Little girls everywhere fall asleep to visions of sugar plum fairies twirling in tulle skirts and leaping under bright stage lights. Ballet schools are filled with budding ballerinas who dream of taking the stage themselves one day as the Swan Queen from Swan Lake or Aurora from Sleeping Beauty. But more often than not, these childhood dreams fall to the wayside and become obsolete as age and maturity bring about new desires and dreams. The fairytale of being a professional ballerina is met with a harsh reality of hours of intense training and sacrifices made in order to be successful in such a demanding art form.
But for some, the dream never fades and the challenge and commitment of training is met with fierce determination.
Professional ballerina Keenan Kampa is one of these select few. Her unique story is both inspiring and motivating for any young girl or woman pursuing an unconventional or challenging career. After becoming familiar with her work and seeing Keenan star in the recent film, High Strung, we knew we wanted to know more about her story. And the more we learn about her, the more we admire her incredible accomplishments, and are inspired by her passion, drive, and kindness.
Keenan broke new ground when she was invited to study at the world-famous Vaganova Academy in St. Petersburg, Russia, making her the first American dancer to be invited to do so. The Vaganova Academy was established in 1738, and over the years has boasted an extensive list of famous graduates, many of whom are considered to be the most famous dancers in history. After years of training, Keenan again made history when she was offered a job dancing for the Mariinsky Ballet, becoming the first American to receive such an honor. Her extensive list of roles range from classical to contemporary, including prestigious principal roles that put her in the company of some of the most famous dancers of our time.
However, Keenan identifies as more than just a ballerina. She’s thoughtful and intentional about the way she treats her body in a world saturated with stereotypes of overly thin, unhealthy women. This commitment to her health has even led her to pursue a degree in sports medicine. Keenan is also opening the door to an exciting new chapter of her professional career as she begins work as an actress.
In the movie High Strung, Keenan stars as the role of Ruby, a classical dance student at the Manhattan Conservatory of the Arts who meets a struggling violinist playing outside of the subway. Sparks fly and they work together to enter a dance competition that changes their lives. As a dancer of her caliber, Keenan brings ownership to this role and proves that she is a force to be reckoned with not only on stage, but also on screen.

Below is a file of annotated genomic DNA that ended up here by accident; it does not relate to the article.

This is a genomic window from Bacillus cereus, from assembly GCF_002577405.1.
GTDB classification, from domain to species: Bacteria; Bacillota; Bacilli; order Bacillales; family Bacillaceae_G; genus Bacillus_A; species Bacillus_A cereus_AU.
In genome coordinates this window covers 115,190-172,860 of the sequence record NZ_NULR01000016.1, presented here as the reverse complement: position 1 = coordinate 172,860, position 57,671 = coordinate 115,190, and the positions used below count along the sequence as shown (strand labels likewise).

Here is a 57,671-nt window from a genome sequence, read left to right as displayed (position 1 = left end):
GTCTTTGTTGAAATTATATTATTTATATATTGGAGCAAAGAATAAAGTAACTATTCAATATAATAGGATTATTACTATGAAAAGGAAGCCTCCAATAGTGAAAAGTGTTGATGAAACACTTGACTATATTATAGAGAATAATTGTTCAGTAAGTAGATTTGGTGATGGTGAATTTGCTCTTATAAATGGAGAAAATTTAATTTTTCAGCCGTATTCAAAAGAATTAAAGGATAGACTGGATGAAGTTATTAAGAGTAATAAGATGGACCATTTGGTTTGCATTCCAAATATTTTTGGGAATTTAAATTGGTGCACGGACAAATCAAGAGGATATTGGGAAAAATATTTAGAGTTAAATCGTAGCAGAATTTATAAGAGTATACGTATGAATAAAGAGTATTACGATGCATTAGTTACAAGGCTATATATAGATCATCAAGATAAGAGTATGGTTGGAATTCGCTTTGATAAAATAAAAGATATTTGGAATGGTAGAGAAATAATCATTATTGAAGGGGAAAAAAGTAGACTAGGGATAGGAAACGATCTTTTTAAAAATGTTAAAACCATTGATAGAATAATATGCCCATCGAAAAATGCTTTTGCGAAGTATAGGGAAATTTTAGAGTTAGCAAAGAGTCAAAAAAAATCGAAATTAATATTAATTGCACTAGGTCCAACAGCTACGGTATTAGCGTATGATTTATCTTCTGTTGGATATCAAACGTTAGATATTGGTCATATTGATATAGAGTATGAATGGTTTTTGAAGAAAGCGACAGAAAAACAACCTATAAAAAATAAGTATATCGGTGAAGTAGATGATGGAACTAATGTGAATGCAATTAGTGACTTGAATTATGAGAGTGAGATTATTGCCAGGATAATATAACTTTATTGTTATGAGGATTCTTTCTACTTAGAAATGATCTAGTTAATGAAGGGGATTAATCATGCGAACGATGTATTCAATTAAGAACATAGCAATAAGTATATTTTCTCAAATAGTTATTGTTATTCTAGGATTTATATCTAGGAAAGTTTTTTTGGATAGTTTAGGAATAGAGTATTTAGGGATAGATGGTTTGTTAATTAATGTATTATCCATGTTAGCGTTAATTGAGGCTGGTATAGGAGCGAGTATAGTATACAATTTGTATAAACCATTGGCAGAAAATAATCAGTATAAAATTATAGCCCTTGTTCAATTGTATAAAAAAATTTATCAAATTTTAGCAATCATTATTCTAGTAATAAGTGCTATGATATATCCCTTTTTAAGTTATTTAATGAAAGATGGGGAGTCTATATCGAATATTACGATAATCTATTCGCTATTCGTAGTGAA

We had an opportunity to chat with Keenan, who gave us a backstage peek into her journey towards becoming a professional ballet dancer, and her life outside of the studio:
DM: When did you first start your journey towards becoming a professional ballerina? Were you passionate about ballet from a young age?
Keenan: To be honest, I never really thought I was going to end up dancing professionally. As a kid, my passions and interests were all over the place. I convinced myself I was going to be the first female Major League Baseball player, a communicable disease doctor, a ballerina, a Gold medalist decathlete, an actor, and even a monster truck driver at one point.
My mother put me into ballet when I was four along with my sisters. It was fun, interesting, and exciting and something we did together as sisters. It wasn’t until I was 14 that things with ballet started to get serious.
DM: Tell us a little bit about your experience training at the Vaganova Academy in St. Petersburg. What was it like to transition into a different country and culture at such a young age?
Keenan: Everything about my transition into that school and country was difficult. Everything was foreign, uncomfortable, and felt almost hostile. I remember being so overwhelmed that I just had this perpetual feeling of numbness. The school itself — the discipline, the work load, the concentration, the demand for perfection was one aspect — then living on my own in Russia, not speaking the language, not having people to really talk to, the food, no wifi…was another. It was more than a culture shock.
Despite the hardships, the privilege of being invited to study there was more than enough to keep me focused. I was honored to be let into such a historic and almost sacred school. My time there was precious and invaluable; I wanted to soak up as much knowledge as I could and to push myself each day to work harder than I ever thought possible. After three years of working, learning, and adjusting I fell in love with the people, the country, my school. It felt like home.
DM: Tell us about a highlight from your time with the Mariinsky Ballet. Was there anything that was particularly challenging during this time as well?
Keenan: My time at Mariinsky was completely different from my time at Vaganova. Having already lived in Russia, having learned the language and having gone through the school system, I imagined it would be easier. However, a working environment is an entirely new place and a new beast. I joined at a uniquely opportune time: a handful of the main female dancers had taken maternity leave so I was given many incredible opportunities to dance soloist and principal roles right from the start. I was given a superstar coach and really poured my heart and soul into my work. However, while there were many wonderful people in the Theater, there were also those who didn’t like that I was there. It was a very lonely time for me.